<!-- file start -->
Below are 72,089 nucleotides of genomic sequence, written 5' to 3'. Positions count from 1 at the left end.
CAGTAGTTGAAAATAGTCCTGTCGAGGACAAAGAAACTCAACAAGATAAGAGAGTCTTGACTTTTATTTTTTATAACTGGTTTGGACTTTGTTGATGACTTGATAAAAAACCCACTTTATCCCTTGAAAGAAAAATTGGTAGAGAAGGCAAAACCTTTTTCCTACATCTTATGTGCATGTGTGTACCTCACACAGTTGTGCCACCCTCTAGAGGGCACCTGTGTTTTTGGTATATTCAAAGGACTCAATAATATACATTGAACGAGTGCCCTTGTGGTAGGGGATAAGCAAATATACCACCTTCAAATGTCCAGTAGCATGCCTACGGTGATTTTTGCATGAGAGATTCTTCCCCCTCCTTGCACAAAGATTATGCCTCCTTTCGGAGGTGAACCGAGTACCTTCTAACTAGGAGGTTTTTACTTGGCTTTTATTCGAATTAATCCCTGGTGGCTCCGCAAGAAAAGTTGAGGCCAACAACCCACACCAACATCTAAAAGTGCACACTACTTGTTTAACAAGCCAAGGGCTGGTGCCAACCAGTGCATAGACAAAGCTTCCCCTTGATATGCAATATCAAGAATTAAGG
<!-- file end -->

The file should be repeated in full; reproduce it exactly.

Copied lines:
Below are 72,089 nucleotides of genomic sequence, written 5' to 3'. Positions count from 1 at the left end.
CAGTAGTTGAAAATAGTCCTGTCGAGGACAAAGAAACTCAACAAGATAAGAGAGTCTTGACTTTTATTTTTTATAACTGGTTTGGACTTTGTTGATGACTTGATAAAAAACCCACTTTATCCCTTGAAAGAAAAATTGGTAGAGAAGGCAAAACCTTTTTCCTACATCTTATGTGCATGTGTGTACCTCACACAGTTGTGCCACCCTCTAGAGGGCACCTGTGTTTTTGGTATATTCAAAGGACTCAATAATATACATTGAACGAGTGCCCTTGTGGTAGGGGATAAGCAAATATACCACCTTCAAATGTCCAGTAGCATGCCTACGGTGATTTTTGCATGAGAGATTCTTCCCCCTCCTTGCACAAAGATTATGCCTCCTTTCGGAGGTGAACCGAGTACCTTCTAACTAGGAGGTTTTTACTTGGCTTTTATTCGAATTAATCCCTGGTGGCTCCGCAAGAAAAGTTGAGGCCAACAACCCACACCAACATCTAAAAGTGCACACTACTTGTTTAACAAGCCAAGGGCTGGTGCCAACCAGTGCATAGACAAAGCTTCCCCTTGATATGCAATATCAAGAATTAAGG